This Sun-Soaked Sydney Residence Sits on a Sandstone Ledge

Architect Emili Fox saw the cliff not as a challenge but as an opportunity to build a wellness-focused home for her family.

When scrolling through photos of architect Emili Fox’s new home, one can practically feel the texture of the concrete floors underfoot, the smoothed grain of the wood cabinetry, and the warmth of the sun on the front patio. But such tactile delights were not always a hallmark of life on this Birchgrove neighborhood lot, says Fox, who is codirector of the Sydney-based firm Fox Johnston. 

Architect Emili Fox’s Sydney home has a walled exterior courtyard between the front street entrance and the home.

Fox’s home design encompasses 2,637 square feet across four levels, and includes a garage, an independent unit for guests/family, and two floors for her family of four.

Fox and her husband bought a near derelict two-bedroom house in the Sydney suburb in 2014 and lived in it for four years. While the site had promising water views to the north, its best qualities weren’t embraced by the existing house, which was invaded by both black mold and possums at some point. 

"It was a long period to be living in such an unhealthy environment," says Fox. "We could be sitting in the dark indoors, rugged up, and suddenly go outside to see it's a sunny day. The kids shared a room and didn't have a window. But we saw the potential." 

A photovoltaic roof array supplies 92% of the home’s electricity usage, with future plans to increase those capabilities with battery storage. There are also systems for rainwater harvesting and gray water recycling.

Accoya batten sliding screens cover the openings to better keep the interiors cool. "The streetscape to the front comprises an ad hoc mix of late Victorian and interwar dwellings, expressed in the design through the upper level’s angled walls and shifting roof form," says Fox.

When Fox started redesigning the site, she had four priorities, starting with getting more light into the living quarters. Additionally, she wanted to create an independent unit where her parents or visiting friends might comfortably stay. The build would be done as sustainably as possible in order to test her ideas about modest living and design.

The Western red cedar siding is covered in Cutek "Grey Mist" stain.

The front door pivots open. The interior floors are polished concrete.

The site presented a steep challenge in the form of a 260-square-meter sandstone ridge. "We saw the difficult sandstone cliff as an opportunity, establishing a lower podium form to house the self-contained dual-key accommodation suite and garage," says Fox, both of which are accessible at the rear of the house, which also has street access.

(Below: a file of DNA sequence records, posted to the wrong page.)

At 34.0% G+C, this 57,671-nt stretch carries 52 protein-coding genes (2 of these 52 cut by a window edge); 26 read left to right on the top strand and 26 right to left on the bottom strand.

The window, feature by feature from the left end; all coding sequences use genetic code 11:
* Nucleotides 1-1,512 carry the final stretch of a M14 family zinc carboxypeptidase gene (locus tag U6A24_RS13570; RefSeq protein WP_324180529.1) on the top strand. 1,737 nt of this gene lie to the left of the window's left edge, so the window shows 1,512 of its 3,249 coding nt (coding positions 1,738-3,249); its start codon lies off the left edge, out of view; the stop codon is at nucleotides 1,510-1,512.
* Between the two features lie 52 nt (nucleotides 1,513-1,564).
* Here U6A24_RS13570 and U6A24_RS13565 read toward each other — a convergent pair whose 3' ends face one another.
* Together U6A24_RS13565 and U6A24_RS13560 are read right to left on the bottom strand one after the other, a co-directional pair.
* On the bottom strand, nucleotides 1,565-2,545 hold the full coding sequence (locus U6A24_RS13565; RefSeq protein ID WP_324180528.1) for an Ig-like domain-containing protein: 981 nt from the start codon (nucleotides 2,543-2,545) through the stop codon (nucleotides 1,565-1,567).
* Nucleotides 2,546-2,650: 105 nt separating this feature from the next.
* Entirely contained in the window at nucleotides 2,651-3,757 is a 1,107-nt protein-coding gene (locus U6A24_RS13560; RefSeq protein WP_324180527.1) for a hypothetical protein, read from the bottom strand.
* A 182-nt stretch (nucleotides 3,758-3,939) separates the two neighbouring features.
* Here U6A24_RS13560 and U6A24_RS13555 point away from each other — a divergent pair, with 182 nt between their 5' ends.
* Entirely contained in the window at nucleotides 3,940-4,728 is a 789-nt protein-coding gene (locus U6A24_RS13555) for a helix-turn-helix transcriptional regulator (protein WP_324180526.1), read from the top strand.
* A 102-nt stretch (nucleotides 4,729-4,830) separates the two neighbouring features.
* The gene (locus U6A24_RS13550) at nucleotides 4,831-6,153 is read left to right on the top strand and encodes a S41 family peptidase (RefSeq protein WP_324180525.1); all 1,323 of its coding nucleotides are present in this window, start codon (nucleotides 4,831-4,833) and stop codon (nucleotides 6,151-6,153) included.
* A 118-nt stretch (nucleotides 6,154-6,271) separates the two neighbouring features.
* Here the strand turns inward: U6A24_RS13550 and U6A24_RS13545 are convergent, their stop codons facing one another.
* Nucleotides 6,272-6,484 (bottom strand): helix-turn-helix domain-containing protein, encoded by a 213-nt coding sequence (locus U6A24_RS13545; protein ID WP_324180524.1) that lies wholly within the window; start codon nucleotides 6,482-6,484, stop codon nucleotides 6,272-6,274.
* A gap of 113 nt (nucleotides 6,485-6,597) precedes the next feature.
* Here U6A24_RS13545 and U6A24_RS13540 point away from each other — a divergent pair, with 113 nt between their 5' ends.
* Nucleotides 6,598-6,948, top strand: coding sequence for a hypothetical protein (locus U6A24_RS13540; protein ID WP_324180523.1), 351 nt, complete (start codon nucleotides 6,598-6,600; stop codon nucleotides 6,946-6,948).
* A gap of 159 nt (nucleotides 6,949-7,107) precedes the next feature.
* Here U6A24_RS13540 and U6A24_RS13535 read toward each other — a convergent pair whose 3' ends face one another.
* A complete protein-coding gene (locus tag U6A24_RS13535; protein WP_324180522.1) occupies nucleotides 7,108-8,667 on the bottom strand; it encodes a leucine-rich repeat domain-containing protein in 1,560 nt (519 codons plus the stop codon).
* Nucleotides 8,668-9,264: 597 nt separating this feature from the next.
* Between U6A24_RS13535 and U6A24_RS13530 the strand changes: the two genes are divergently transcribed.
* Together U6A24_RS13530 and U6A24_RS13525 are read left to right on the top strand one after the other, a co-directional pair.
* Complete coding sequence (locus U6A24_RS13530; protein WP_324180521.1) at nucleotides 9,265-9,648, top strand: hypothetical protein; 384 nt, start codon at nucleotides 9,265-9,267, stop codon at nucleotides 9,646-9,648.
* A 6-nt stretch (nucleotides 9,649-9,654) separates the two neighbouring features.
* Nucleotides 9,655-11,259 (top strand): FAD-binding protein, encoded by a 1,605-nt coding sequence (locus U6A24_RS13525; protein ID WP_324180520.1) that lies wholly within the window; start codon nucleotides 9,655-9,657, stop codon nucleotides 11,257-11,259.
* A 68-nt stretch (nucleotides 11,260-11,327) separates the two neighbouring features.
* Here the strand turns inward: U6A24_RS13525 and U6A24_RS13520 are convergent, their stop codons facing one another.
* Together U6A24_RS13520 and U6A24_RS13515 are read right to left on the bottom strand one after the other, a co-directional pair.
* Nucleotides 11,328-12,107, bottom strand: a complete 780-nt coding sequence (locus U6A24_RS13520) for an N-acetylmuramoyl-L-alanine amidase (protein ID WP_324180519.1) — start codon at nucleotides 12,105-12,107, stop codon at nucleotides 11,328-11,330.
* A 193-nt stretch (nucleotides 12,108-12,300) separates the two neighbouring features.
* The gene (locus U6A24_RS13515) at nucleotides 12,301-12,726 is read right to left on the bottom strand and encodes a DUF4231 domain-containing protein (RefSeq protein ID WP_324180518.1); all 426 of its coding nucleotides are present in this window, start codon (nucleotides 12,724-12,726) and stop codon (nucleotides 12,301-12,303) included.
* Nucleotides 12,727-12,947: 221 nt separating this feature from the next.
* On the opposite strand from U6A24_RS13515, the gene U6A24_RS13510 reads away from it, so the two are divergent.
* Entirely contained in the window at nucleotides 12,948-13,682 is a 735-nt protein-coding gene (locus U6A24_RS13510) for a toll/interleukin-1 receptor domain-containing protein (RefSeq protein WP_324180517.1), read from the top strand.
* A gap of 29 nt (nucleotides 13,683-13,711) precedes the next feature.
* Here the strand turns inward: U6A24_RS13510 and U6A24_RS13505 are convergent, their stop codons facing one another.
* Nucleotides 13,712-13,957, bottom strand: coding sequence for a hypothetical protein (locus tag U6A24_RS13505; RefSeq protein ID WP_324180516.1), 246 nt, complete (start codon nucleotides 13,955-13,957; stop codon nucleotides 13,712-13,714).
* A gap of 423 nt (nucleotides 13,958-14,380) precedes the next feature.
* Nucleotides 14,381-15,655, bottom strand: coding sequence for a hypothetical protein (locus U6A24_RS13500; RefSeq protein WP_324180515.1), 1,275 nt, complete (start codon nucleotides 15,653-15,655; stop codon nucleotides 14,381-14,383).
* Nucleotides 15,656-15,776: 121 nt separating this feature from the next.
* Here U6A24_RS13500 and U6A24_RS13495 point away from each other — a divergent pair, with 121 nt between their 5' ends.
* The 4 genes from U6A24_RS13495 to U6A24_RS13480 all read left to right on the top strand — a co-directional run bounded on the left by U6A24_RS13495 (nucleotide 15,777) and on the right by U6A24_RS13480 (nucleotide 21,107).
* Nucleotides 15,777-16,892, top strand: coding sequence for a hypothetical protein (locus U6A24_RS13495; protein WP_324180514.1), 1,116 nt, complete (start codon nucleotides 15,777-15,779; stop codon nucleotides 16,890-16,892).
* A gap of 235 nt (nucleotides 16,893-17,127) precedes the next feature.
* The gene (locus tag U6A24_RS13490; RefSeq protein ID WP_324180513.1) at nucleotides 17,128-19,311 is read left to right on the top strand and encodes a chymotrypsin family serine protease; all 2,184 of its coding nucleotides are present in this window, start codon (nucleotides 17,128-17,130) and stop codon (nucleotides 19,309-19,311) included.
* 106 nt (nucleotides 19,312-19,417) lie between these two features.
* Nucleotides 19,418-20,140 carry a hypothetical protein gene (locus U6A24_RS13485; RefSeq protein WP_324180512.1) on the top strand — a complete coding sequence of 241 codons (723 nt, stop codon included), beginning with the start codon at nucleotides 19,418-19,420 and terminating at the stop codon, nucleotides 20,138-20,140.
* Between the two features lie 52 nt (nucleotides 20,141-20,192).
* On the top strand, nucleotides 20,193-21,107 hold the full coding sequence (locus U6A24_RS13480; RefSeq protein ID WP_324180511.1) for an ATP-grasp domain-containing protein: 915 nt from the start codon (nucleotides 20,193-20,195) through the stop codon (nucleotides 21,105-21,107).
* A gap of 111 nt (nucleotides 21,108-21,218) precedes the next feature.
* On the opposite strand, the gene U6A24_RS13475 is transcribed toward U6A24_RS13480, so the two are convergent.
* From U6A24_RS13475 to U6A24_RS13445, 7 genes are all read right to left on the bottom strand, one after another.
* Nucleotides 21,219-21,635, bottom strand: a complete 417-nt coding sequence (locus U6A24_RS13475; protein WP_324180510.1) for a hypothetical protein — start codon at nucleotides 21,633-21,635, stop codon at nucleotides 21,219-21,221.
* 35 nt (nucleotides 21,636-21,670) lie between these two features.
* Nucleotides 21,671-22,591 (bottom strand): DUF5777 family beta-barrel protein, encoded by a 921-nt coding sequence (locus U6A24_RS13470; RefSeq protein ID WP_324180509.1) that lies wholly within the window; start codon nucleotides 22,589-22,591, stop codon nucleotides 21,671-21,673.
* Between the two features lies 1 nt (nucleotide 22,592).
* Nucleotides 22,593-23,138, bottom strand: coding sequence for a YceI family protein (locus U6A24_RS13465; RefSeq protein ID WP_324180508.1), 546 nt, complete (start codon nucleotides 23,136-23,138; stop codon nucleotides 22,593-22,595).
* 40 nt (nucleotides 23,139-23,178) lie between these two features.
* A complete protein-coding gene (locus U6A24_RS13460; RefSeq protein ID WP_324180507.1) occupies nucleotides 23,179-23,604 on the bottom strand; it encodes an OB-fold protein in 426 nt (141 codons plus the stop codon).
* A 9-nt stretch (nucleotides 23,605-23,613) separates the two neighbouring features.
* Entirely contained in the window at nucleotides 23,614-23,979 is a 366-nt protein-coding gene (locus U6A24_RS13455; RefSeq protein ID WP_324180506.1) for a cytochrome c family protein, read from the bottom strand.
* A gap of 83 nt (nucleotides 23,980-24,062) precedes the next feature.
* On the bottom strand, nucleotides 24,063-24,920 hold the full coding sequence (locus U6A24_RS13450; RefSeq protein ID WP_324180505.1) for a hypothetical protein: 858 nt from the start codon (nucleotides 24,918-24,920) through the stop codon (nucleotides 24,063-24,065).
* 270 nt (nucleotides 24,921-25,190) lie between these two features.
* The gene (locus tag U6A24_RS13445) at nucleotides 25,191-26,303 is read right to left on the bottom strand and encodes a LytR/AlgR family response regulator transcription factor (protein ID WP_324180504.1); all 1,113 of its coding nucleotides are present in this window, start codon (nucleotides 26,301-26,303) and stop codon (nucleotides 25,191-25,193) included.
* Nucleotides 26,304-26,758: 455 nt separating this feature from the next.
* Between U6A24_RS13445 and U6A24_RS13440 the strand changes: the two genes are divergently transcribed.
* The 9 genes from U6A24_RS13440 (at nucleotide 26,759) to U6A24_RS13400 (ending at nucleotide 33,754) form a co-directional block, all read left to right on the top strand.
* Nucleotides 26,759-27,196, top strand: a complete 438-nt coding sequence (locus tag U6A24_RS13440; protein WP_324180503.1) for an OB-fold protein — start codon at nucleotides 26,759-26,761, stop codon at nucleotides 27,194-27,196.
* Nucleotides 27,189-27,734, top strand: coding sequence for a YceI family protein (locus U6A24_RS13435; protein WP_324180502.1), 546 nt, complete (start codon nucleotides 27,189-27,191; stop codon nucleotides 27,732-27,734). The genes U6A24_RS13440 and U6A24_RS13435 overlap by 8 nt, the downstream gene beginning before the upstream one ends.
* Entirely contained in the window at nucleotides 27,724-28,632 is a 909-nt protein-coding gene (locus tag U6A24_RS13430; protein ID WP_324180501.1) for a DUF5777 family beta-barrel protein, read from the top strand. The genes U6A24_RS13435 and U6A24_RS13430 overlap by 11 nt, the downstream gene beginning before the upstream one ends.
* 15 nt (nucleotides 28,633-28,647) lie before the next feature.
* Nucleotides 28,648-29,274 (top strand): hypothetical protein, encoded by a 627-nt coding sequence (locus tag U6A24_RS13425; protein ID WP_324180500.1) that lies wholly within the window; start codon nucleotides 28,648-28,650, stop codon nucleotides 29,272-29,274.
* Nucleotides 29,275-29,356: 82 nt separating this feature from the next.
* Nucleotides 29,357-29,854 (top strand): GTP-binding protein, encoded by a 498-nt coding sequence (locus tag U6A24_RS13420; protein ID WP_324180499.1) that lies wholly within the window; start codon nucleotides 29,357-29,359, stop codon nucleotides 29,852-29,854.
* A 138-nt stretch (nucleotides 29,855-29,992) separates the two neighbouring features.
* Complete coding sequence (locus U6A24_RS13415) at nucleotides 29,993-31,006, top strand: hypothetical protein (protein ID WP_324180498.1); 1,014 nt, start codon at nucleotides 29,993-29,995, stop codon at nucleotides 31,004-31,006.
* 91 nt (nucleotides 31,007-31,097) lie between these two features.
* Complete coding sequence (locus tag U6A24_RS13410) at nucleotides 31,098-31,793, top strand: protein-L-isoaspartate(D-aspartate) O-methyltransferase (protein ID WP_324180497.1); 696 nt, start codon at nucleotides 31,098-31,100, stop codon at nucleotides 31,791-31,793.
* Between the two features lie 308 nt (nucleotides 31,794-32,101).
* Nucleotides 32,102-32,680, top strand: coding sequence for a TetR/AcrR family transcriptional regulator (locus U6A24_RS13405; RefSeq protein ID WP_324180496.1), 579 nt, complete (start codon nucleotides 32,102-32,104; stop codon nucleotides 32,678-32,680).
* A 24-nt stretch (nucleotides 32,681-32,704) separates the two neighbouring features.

The living room opens to the private, walled exterior courtyard at the front. "I really love the design of the courtyard and the fact that you can see it from everywhere in the house," notes Fox. The ottoman is from Jardan and the outdoor chair is from Hay.

"The main living spaces, flowing from the central courtyard, fold down with the stepped concrete floor," says Fox. "Plywood joinery and an off-form concrete ceiling anchor and harmonize." The rug is the Paragon Rug in Primrose from Armadillo.

The architect bookended the main living areas with a trio of courtyards and terraces for a fluid indoor/outdoor effect. At the ground floor, these start at the walled front entry, lead to a glassed-in central garden lightwell, and finally, to a balcony off the dining room that oversees the harbor and city.

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"It was initially conceived of as a garden courtyard around which the internal spaces cluster," says Fox. "Being connected to nature and the outdoors no matter where in the house you are brings a sense of calm and well-being to the household, which was missing before." 

The view from the combined kitchen/dining room shows the glassed-in, central garden lightwell, accessible via large sliders.

Thonet chairs surround a table from Made by Morgen, and the pendant is by Cult Design. The dining room cedes to an exterior terrace.

Emerald cushions from Atelier Furniture line a window seat. The wall light is also Cult Design and the side table is Hay.

The kitchen is anchored by a deep window seat with views of the harbor. "My favorite place in the house is the built-in, deep daybed off the kitchen, from where I like to look out onto the water with a book in hand," says Fox. "Having the view of the water and getting cozy in that spot is perfect." 

Birch plywood with a white wash forms the cabinetry in the kitchen and the island is topped with marble. Perimeter counters are Corian. The faucet is Astra Walker and the cabinet handles are Made Measure. 

Since moving in, Fox has observed how the family spends more time together in the shared living spaces, all of which spill into the outdoor areas. At 2,637 square feet, including the independent unit, "It is not the biggest house," says Fox, who lives there with her husband and two children. "But you realize that we really don’t need that much space. We just need to use it efficiently and design in a clever way that works for us."

In the main bathroom, Artedomus Elba stone, a honed marble, covers the walls and floor.

Astra Walker faucets bedeck the vanity. The aged brass and honed marble "further reflect the human interaction with nature and time," says Fox.

Basement Plan of Ballast Point House by Fox Johnston

The plan for the independent unit on the lower ground floor. There is also an additional lounge space accessible to the upper floors.

The Ground Floor Plan of Ballast Point House by Fox Johnston

The Upper Level of Ballast Point House by Fox Johnston


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